Nova Scotia

Youth group to launch projects to help tackle housing issues in Halifax

Two teams from the Future City Builders program have won prize money to kickstart their projects to help people get affordable housing.

'The journey to housing security and income security is a very long journey,' says program participant

Paige Farah, centre, is shown with her teammates after winning $7,500 in prize money at a pitch-off event. (Lumi Studios Media)

A youth group has won funding to launch community projects that would help people in Halifax better access affordable housing and services.

The group is part of Future City Builders, a national program in five cities, that engages 150 youth to create ideas for city-level issues and develop work-ready skills in the process.

In Halifax, 30 participants were recruited with many coming from diverse educational backgrounds, such as architecture, urban planning, engineering and business, to tackle housing issues.

Creating a network of support

Paige Farah and four other teammates won $7,500 in prize money at a pitch-off event in early March.

"As someone who has experienced housing insecurity pretty much all of my life, this was an issue that spoke to me deeply," said Farah, a political science student at Saint Mary's University.

Alfred Burgesson and Joyce Liu are the co-leads of Future City Builders in Halifax. (Lumi Studios Media)

Farah and her team are launching an online platform and mobile app called ROOF. It's a place where people can find supports and service providers, such as food banks, mental health services and homeless shelters, to aid in their journey toward safe and affordable housing.

"The ROOF initiative is trying to look at not just how we can make sure that people have enough money to cover their monthly rent, but what other … causes or issues do people have in their lives that are making it harder to pay those monthly bills," Farah said.

Seeking help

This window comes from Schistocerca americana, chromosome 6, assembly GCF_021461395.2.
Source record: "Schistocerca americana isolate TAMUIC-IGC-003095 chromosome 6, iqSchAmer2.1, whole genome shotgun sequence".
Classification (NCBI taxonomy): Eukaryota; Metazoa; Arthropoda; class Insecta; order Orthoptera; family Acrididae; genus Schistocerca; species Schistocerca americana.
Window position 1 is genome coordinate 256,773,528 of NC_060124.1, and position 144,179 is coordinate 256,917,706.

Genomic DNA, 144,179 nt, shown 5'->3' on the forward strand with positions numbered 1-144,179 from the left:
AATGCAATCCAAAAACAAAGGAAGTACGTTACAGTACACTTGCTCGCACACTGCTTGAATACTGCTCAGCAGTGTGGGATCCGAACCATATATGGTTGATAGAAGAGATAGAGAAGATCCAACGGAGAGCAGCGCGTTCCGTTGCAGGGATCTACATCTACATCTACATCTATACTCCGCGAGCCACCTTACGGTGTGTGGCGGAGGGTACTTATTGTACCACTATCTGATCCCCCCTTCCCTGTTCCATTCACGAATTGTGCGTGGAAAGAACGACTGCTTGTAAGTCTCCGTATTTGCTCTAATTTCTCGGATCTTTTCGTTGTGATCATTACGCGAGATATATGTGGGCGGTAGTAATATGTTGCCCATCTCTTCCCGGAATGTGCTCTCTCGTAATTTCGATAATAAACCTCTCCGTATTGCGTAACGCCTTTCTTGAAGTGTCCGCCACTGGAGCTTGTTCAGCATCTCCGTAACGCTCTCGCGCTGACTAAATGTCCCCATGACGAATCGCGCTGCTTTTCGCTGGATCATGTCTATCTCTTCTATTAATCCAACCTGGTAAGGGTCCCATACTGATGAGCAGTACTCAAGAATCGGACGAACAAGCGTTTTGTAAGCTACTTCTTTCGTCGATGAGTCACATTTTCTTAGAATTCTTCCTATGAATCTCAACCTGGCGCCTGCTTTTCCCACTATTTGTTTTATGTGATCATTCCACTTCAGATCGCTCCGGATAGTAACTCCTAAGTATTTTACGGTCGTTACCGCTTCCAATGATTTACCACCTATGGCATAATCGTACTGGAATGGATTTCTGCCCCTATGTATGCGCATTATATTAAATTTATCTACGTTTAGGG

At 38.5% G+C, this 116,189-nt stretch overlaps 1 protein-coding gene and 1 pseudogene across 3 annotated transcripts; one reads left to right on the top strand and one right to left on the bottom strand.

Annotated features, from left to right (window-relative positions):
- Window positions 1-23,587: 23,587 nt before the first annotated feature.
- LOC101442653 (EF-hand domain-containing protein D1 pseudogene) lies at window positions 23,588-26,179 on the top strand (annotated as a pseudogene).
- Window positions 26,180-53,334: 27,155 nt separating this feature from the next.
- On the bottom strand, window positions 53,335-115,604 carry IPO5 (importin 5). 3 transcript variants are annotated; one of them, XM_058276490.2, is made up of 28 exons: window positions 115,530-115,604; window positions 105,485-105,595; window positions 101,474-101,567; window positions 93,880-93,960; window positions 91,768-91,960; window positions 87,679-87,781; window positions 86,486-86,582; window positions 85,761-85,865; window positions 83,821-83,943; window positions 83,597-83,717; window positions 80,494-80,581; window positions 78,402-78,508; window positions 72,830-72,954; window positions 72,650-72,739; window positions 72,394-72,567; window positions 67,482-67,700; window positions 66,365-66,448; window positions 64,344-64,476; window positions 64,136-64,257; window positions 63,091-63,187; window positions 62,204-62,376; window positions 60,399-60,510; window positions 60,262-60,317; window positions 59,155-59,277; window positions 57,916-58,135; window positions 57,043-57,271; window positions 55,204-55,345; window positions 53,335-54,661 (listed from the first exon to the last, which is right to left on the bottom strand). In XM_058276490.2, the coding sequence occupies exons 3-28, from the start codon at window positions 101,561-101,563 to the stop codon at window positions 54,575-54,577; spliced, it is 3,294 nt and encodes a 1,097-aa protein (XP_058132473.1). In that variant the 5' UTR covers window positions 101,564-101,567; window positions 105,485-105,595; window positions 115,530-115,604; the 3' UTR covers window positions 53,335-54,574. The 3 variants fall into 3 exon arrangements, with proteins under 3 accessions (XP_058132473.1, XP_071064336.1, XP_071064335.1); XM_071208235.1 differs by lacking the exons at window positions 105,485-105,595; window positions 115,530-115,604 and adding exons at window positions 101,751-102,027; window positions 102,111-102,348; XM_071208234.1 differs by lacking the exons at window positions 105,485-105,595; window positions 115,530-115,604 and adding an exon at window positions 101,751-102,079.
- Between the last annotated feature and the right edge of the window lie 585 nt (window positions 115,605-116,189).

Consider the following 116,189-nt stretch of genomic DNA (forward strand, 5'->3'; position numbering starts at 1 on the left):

Users will be able to create a profile and search for service providers or programs under filters and tags, such as "domestic violence" and "English language services." They will also be able to ask questions directly to service providers and sign in for notifications.

"We recognize that the journey to housing security and income security is a very long journey and throughout that journey you might have setbacks along the way," Farah said. "But at least when you do you're able to hop back on that platform and look at what can help you."

The platform will also have an Arabic language option. The team hopes it will be able to have the online platform ready sometime in the next five months.

Creating future affordable units

Another team of Future City Builder's participants won $2,500 at the pitch-off.

The team's project is called HFX Resilient Housing Network. It's focused on individuals between 18 and 29 in emergency housing who are also dealing with mental health issues and addictions.

"We want to create a network that would have developers, emergency shelters and other housing and homelessness stakeholders involved, but at the centre of all this to bring people that are experiencing homelessness, unstable housing and addictions to the centre to co-create future affordable units here in Halifax," said Alfred Burgesson, the co-lead of Future City Builders in Halifax and a team member.

Burgesson said he has learned much about the city's current state of housing that he didn't know before becoming part of the program.

"I think more things like this can really bring the public's voice to the table and I think youth especially need to have their voices heard and have the opportunity to create the future of the city they want to live in," he said.

About the Author

Aya Al-Hakim

Reporter

Aya Al-Hakim is a journalist with CBC Nova Scotia. She can be reached at aya.al-hakim@cbc.ca.

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